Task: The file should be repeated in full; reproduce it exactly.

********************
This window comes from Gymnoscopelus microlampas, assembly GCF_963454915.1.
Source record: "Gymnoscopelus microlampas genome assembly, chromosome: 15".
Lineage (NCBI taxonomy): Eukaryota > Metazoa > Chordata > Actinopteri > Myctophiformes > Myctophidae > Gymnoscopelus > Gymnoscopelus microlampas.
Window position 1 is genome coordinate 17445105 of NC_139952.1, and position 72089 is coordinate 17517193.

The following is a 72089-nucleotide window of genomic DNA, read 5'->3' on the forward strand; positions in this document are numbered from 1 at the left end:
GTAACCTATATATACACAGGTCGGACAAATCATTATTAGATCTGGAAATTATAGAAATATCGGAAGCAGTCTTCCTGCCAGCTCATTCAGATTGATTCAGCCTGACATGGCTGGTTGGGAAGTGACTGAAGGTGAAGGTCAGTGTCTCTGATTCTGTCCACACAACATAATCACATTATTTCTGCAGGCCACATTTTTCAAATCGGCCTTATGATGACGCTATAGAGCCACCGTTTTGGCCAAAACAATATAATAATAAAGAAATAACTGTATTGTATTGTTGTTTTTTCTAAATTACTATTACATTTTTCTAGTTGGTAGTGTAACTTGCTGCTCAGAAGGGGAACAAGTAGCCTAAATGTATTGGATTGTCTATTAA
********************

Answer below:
This window comes from Gymnoscopelus microlampas, assembly GCF_963454915.1.
Source record: "Gymnoscopelus microlampas genome assembly, chromosome: 15".
Lineage (NCBI taxonomy): Eukaryota > Metazoa > Chordata > Actinopteri > Myctophiformes > Myctophidae > Gymnoscopelus > Gymnoscopelus microlampas.
Window position 1 is genome coordinate 17445105 of NC_139952.1, and position 72089 is coordinate 17517193.

The following is a 72089-nucleotide window of genomic DNA, read 5'->3' on the forward strand; positions in this document are numbered from 1 at the left end:
GTAACCTATATATACACAGGTCGGACAAATCATTATTAGATCTGGAAATTATAGAAATATCGGAAGCAGTCTTCCTGCCAGCTCATTCAGATTGATTCAGCCTGACATGGCTGGTTGGGAAGTGACTGAAGGTGAAGGTCAGTGTCTCTGATTCTGTCCACACAACATAATCACATTATTTCTGCAGGCCACATTTTTCAAATCGGCCTTATGATGACGCTATAGAGCCACCGTTTTGGCCAAAACAATATAATAATAAAGAAATAACTGTATTGTATTGTTGTTTTTTCTAAATTACTATTACATTTTTCTAGTTGGTAGTGTAACTTGCTGCTCAGAAGGGGAACAAGTAGCCTAAATGTATTGGATTGTCTATTAA